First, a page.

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Budget

2020 budget boosts funding for cyber forces, AI

The Defense Department's 2020 $718 billion budget request includes more money for cyber and carve-outs to boost artificial intelligence and emerging technology research, according to the White House summary of the request released March 11.

Cyber operations stand to see a more than billion-dollar increase in fiscal 2020 with $9.6 billion compared to last year's request. That increase coincides with growth in military cyber forces, DOD cyber workforce development and investments in network, information and systems defenses.

The increased funding request comes after U.S. Cyber Commander Gen. Paul Nakasone told the Senate Armed Services Committee in February that the cyber mission force would likely need to expand beyond its 133 teams to keep pace with current and future threats.

The $718 billion 2020 budget request is $33.4 billion more than in fiscal 2019, and it envisions future technological development with dedicated funds for AI.

The DOD's newly launched Joint Artificial Intelligence Center, which will serve as the department's leadership on the technology, is allocated $208 million. Other areas of focus include autonomous systems and hypersonics.

"The rapid advancement and proliferation of new technologies is changing the character of war," the White House wrote in its summary report. "To prevent the erosion of the U.S. competitive military advantage, DOD is investing in new technologies to compete, deter, and if necessary, fight and win the wars of the future."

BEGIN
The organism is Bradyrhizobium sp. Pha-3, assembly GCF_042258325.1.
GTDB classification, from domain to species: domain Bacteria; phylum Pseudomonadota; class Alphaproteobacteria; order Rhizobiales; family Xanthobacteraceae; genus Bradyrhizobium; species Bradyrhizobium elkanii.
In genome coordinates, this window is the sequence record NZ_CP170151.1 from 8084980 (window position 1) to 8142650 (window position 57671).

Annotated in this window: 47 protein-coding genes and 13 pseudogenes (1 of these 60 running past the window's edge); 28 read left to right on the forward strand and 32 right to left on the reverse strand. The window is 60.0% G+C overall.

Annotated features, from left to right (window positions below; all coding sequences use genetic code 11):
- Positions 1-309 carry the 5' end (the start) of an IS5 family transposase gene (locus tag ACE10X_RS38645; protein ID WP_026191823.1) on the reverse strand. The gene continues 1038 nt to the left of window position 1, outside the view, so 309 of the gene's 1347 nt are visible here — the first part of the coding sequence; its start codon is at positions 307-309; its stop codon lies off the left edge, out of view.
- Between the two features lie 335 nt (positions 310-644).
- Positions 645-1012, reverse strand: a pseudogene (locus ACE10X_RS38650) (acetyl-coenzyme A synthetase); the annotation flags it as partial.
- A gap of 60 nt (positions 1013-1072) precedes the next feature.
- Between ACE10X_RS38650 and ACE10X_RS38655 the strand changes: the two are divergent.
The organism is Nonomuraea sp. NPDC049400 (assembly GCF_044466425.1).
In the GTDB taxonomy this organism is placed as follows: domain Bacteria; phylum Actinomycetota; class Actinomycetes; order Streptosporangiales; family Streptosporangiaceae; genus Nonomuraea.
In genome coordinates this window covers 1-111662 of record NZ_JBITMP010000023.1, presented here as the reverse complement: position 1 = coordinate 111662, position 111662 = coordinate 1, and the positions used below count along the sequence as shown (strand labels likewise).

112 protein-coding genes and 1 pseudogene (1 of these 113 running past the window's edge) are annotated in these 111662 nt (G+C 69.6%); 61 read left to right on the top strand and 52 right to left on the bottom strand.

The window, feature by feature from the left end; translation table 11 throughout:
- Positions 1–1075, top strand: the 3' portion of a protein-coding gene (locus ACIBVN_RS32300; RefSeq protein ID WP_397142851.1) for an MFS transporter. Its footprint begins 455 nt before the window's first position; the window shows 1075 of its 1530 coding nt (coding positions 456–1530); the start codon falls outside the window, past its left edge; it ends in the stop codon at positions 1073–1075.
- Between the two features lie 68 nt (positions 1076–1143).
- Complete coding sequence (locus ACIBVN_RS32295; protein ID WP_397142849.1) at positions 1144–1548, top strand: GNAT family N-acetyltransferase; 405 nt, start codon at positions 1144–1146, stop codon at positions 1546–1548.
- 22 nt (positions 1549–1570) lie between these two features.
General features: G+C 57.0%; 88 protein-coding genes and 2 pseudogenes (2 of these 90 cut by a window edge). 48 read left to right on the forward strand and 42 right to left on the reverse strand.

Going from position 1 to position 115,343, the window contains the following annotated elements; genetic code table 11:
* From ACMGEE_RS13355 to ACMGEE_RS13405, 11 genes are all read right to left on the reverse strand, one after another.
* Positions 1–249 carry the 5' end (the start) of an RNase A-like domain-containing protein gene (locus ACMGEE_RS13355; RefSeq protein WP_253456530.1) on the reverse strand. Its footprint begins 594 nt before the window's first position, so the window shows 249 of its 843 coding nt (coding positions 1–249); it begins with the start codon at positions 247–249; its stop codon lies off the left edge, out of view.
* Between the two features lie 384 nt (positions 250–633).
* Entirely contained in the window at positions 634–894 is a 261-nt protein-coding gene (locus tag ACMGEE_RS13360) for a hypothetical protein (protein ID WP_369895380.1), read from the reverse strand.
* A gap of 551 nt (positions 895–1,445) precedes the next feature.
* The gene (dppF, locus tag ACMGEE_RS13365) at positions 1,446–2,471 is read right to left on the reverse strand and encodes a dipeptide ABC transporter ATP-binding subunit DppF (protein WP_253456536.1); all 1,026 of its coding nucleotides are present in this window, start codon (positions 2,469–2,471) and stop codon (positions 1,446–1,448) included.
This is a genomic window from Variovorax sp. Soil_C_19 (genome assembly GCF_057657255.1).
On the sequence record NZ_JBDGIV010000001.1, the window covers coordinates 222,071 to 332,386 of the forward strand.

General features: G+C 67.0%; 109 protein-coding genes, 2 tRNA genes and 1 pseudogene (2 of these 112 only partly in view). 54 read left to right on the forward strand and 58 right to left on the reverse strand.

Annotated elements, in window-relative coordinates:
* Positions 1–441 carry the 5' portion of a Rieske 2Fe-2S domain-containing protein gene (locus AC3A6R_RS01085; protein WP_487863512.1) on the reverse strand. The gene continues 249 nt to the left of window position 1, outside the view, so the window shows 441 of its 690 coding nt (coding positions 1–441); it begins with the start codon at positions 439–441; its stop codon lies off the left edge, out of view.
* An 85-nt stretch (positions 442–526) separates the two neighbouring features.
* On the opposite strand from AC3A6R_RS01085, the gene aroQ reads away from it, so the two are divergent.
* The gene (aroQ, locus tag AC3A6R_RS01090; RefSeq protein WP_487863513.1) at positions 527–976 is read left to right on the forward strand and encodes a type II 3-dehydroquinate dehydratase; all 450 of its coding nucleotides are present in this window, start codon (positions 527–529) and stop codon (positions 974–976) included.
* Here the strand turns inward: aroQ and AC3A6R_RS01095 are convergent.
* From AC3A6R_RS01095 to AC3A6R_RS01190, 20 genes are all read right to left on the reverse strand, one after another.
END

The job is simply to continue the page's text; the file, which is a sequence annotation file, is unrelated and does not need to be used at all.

But those investment levels don't mesh with the figures. Research, engineering and prototyping activities are expected to get $59 billion, down from $84 billion in research and development requested last year.

The Defense Department is expected to release its full budget request March 12.

About the Author

Lauren C. Williams is a staff writer at FCW covering defense and cybersecurity.

Prior to joining FCW, Williams was the tech reporter for ThinkProgress, where she covered everything from internet culture to national security issues. In past positions, Williams covered health care, politics and crime for various publications, including The Seattle Times.

Williams graduated with a master's in journalism from the University of Maryland, College Park and a bachelor's in dietetics from the University of Delaware. She can be contacted at lwilliams@fcw.com, or follow her on Twitter @lalaurenista.

Click here for previous articles by Wiliams.


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